A resume of the advances in theoretical aeronautics made by Max M. Munk

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In order to apply profitably the mathematical methods of hydrodynamics to aeronautical problems, it is necessary to make simplifications in the physical conditions of the latter. To begin with, it is allowable in many problems, as Prandtl has so successfully shown, to treat the air as having constant density and as free of viscosity. But this is not sufficient. It is also necessary to specify certain shapes for the solid bodies whose motion through the air is discussed, shapes suggested by the actual solids - airships or airfoils - it is true, but so chosen that they lead to solvable ... continued below

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Ames, Joseph S January 1, 1926.

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  • Main Title: A resume of the advances in theoretical aeronautics made by Max M. Munk
  • Series Title: NACA Technical Reports

Description

In order to apply profitably the mathematical methods of hydrodynamics to aeronautical problems, it is necessary to make simplifications in the physical conditions of the latter. To begin with, it is allowable in many problems, as Prandtl has so successfully shown, to treat the air as having constant density and as free of viscosity. But this is not sufficient. It is also necessary to specify certain shapes for the solid bodies whose motion through the air is discussed, shapes suggested by the actual solids - airships or airfoils - it is true, but so chosen that they lead to solvable problems. In a valuable paper presented by Dr. Max M. Munk, of the National Advisory Committee for Aeronautics, Washington, to the Delft Conference in April, 1924, these necessary simplifying assumptions are discussed in detail. It is the purpose of the present paper to present in as simple a manner as possible some of the interesting results obtained by Dr. Munk's methods.

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  • : 93R20570
  • URL: http://hdl.handle.net/2060/19930091280 External Link
  • Report No.: NACA-TR-213
  • Center for AeroSpace Information Number: 19930091280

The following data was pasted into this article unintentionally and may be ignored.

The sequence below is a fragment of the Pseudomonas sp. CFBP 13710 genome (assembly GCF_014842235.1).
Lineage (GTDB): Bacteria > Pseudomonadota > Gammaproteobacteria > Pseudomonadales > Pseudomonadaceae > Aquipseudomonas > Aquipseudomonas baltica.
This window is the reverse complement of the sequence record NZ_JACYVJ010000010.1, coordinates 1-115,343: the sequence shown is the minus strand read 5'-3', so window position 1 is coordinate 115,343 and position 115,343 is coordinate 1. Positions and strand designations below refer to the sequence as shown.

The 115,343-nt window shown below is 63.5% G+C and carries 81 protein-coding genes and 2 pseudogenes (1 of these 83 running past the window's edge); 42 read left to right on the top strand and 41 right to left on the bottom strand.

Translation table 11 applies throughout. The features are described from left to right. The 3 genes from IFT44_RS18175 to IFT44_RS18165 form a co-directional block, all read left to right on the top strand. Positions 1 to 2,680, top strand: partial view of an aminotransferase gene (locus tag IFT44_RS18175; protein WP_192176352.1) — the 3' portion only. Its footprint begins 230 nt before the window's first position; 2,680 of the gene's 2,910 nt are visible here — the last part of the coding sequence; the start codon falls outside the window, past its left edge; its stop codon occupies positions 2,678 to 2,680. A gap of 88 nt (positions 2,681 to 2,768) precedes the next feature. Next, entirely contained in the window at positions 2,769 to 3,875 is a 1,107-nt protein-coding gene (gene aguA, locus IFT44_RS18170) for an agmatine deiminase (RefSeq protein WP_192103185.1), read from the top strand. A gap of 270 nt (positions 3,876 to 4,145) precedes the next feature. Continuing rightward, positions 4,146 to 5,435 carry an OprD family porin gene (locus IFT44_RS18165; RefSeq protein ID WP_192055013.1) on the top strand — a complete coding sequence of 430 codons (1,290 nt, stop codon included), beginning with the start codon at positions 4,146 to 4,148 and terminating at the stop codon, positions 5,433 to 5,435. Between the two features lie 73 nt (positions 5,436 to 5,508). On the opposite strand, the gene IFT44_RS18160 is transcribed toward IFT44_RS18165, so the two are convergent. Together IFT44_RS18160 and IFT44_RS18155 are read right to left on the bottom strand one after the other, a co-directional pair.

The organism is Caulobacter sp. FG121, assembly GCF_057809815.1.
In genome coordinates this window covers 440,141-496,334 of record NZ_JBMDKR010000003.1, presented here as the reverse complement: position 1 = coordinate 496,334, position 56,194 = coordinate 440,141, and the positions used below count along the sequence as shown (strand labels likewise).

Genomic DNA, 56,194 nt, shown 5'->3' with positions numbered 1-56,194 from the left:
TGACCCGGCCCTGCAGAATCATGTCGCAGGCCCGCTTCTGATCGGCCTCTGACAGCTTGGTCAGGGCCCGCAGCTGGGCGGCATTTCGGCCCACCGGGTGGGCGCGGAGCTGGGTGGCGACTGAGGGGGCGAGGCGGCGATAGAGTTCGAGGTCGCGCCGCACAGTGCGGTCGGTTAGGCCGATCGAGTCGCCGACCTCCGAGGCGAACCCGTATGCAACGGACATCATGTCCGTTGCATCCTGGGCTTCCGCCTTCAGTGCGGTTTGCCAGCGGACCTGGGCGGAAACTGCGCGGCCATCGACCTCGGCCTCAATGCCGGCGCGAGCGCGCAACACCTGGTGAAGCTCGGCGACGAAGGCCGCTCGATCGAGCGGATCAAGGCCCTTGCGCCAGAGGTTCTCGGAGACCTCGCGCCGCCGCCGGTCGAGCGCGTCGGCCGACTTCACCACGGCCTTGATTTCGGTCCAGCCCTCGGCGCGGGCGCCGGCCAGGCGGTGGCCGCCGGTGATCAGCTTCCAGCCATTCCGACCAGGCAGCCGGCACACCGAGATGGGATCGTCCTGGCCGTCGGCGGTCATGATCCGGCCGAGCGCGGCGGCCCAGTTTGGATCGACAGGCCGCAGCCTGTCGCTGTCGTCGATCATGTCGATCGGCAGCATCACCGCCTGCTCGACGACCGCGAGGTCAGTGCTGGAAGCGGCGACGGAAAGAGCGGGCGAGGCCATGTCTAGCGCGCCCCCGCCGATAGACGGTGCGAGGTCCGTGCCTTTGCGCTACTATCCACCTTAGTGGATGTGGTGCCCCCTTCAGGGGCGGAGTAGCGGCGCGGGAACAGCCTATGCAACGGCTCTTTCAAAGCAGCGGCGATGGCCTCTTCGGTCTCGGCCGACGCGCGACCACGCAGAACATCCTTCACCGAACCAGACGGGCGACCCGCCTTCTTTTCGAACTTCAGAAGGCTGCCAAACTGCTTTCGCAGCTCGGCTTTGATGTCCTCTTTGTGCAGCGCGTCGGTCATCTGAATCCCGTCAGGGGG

• Archival Resource Key: ark:/67531/metadc65865

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National Advisory Committee for Aeronautics Collection

The National Advisory Committee for Aeronautics (NACA) was a U.S. federal agency founded on March 3, 1915 to undertake, promote, and institutionalize aeronautical research. On October 1, 1958 the agency was dissolved, and its assets and personnel transferred to the newly created National Aeronautics and Space Administration (NASA).

Technical Report Archive and Image Library

This selection of materials from the Technical Report Archive and Image Library (TRAIL) includes hard-to-find reports published by various government agencies. The technical publications contain reports, images, and technical descriptions of research performed for U.S. government agencies. Topics range from mining, desalination, and radiation to broader physics, biology, and chemistry studies. Some reports include maps, foldouts, blueprints, and other oversize materials.

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  • January 1, 1926

Added to The UNT Digital Library

  • Nov. 17, 2011, 10:13 p.m.

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  • Feb. 3, 2017, 2:41 p.m.

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Ames, Joseph S. A resume of the advances in theoretical aeronautics made by Max M. Munk, report, January 1, 1926; (digital.library.unt.edu/ark:/67531/metadc65865/: accessed October 19, 2017), University of North Texas Libraries, Digital Library, digital.library.unt.edu; crediting UNT Libraries Government Documents Department.